Thursday, 30 May 2024
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CanadaEducation

Most colleges in Canada don’t keep tabs on student suicides

  • Over 70% of Canadian institutions do not keep track of student deaths or attempted suicides.
  • Since the pandemic, mental health and suicide are becoming concerns on campuses for postsecondary education.
  • Universities place a high focus on mental health, with many highlighting the rise in counselling.

Over 70% of Canadian institutions do not keep track of student deaths or attempted suicides, according to a CBC News exclusive investigation. It is challenging to gauge the scope of the problem due to this lack of information.

The research sought data for the previous five years from 52 of the biggest universities in the nation to determine whether they keep track of suicide deaths as well as suicide attempts. Of the 24 schools that did not track, only six gave CBC the actual numbers. Five other schools responded to the request but did not address the tracking question. Five more schools stated they track medical incidents but not always suicide.

Student suicides

Since precise data helps academics develop “novel innovative tools” for suicide prevention and gives schools a greater understanding of the efficacy of their mental health programs, experts argue that knowledge truly is power. Since the pandemic, mental health and suicide are becoming concerns on campuses for postsecondary education.

According to a September 2022 assessment released by the Mental Health Commission of Canada and the Canadian Alliance of Student Associations, three-quarters of students had negative effects from the epidemic for three years in a row. Additionally, pupils from marginalized backgrounds and younger children are more vulnerable.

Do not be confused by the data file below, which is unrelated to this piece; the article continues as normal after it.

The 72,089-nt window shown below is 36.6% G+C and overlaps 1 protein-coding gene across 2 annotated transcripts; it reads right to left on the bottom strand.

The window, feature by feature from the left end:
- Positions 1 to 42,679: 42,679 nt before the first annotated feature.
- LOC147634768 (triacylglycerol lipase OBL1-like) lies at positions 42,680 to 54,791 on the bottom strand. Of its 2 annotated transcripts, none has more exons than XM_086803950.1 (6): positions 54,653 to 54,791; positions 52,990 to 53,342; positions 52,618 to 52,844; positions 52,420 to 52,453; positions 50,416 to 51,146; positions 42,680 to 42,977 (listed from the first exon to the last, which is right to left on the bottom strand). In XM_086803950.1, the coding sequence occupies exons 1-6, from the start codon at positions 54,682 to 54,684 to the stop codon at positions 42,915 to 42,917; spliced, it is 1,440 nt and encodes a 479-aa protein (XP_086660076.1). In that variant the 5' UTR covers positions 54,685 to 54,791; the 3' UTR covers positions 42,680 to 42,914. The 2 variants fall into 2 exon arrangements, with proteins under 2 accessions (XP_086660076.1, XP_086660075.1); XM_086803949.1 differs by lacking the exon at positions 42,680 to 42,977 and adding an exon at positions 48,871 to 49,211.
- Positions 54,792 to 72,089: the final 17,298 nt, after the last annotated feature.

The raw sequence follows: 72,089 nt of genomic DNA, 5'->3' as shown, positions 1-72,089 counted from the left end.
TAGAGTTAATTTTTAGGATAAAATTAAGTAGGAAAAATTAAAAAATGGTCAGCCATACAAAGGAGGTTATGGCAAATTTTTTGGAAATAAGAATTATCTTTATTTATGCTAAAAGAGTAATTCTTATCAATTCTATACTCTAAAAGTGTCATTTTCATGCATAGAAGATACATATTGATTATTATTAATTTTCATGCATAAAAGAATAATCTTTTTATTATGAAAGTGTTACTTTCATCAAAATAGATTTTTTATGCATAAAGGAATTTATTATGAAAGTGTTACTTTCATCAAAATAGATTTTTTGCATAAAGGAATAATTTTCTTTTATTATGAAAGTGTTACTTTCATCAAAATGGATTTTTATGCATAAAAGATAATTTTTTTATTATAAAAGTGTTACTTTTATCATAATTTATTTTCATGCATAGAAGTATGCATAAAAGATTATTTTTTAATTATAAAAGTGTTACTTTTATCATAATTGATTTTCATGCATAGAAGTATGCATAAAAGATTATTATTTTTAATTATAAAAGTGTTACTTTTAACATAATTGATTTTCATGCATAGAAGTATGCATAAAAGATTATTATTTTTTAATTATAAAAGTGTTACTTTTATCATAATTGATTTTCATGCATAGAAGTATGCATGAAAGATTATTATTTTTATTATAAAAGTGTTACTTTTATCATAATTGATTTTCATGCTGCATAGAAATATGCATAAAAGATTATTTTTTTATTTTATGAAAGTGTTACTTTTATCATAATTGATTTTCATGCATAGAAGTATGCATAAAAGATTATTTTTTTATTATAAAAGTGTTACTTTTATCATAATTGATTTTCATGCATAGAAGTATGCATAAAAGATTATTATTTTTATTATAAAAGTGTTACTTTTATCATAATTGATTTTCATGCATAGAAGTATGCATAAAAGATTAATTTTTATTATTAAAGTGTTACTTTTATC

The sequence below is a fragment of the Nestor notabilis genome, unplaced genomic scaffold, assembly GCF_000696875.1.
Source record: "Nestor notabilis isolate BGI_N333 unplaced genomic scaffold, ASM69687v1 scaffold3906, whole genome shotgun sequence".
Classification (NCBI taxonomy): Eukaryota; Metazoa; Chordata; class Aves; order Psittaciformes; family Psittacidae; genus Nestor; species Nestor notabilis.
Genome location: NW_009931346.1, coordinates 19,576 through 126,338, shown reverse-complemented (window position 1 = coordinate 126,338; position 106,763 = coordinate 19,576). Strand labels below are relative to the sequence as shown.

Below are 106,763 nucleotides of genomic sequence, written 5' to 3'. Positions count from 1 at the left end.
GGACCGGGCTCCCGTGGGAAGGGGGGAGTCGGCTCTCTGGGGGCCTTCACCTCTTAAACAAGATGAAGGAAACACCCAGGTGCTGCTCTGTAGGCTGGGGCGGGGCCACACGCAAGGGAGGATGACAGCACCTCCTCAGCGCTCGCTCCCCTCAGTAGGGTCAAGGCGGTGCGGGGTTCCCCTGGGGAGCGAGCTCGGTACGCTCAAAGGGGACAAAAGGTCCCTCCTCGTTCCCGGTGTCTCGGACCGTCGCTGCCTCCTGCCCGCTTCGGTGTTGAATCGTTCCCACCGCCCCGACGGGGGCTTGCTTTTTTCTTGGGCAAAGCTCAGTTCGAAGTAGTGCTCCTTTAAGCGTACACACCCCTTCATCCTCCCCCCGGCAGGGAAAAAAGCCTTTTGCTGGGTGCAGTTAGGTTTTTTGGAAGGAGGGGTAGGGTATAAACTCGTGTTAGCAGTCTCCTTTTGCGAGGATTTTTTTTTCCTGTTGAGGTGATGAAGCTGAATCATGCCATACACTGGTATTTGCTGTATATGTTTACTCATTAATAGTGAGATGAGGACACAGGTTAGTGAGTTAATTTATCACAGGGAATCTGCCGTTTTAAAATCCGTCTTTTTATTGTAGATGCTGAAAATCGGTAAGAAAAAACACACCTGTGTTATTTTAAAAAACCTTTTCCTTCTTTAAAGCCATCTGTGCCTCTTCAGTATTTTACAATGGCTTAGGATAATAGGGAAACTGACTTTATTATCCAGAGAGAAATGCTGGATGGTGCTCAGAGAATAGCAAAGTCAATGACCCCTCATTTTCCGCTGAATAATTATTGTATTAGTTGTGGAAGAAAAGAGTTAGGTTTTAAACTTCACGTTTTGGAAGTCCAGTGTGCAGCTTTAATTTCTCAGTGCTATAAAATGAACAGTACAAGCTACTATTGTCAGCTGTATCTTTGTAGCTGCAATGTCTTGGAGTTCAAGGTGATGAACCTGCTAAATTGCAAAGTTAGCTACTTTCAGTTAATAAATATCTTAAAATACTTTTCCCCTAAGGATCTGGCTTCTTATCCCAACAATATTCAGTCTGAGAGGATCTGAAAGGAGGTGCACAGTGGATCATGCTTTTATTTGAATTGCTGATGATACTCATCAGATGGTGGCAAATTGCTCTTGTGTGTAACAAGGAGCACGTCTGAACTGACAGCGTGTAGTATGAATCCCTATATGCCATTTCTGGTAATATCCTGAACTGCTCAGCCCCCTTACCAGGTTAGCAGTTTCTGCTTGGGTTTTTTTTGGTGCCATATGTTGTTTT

Universities place a high focus on mental health, with many highlighting the rise in counseling and other services over the past few years. However, some schools have difficulties gathering accurate statistics because, for example, the majority of their students commute, or their student bodies are too small. Due to privacy issues, 18 out of the 52 schools said they were unable to track or disclose data on student suicides.

The difficulties of getting institutional recognition for student suicides were faced by institutional of Waterloo student Andrea Howell. Her family was willing to grieve, but the institution didn’t want to talk about what had happened.

In order to better inform choices about public health, Howell encouraged the Ontario Office of the Chief Coroner to include a “student” category for suicides. Four years after it was made, the modification became enforceable in 2023. Coroners in British Columbia and Quebec do not keep a systematic record of suicides by post-secondary students. Howell expects that the data will inspire more decisions on public health in the future.

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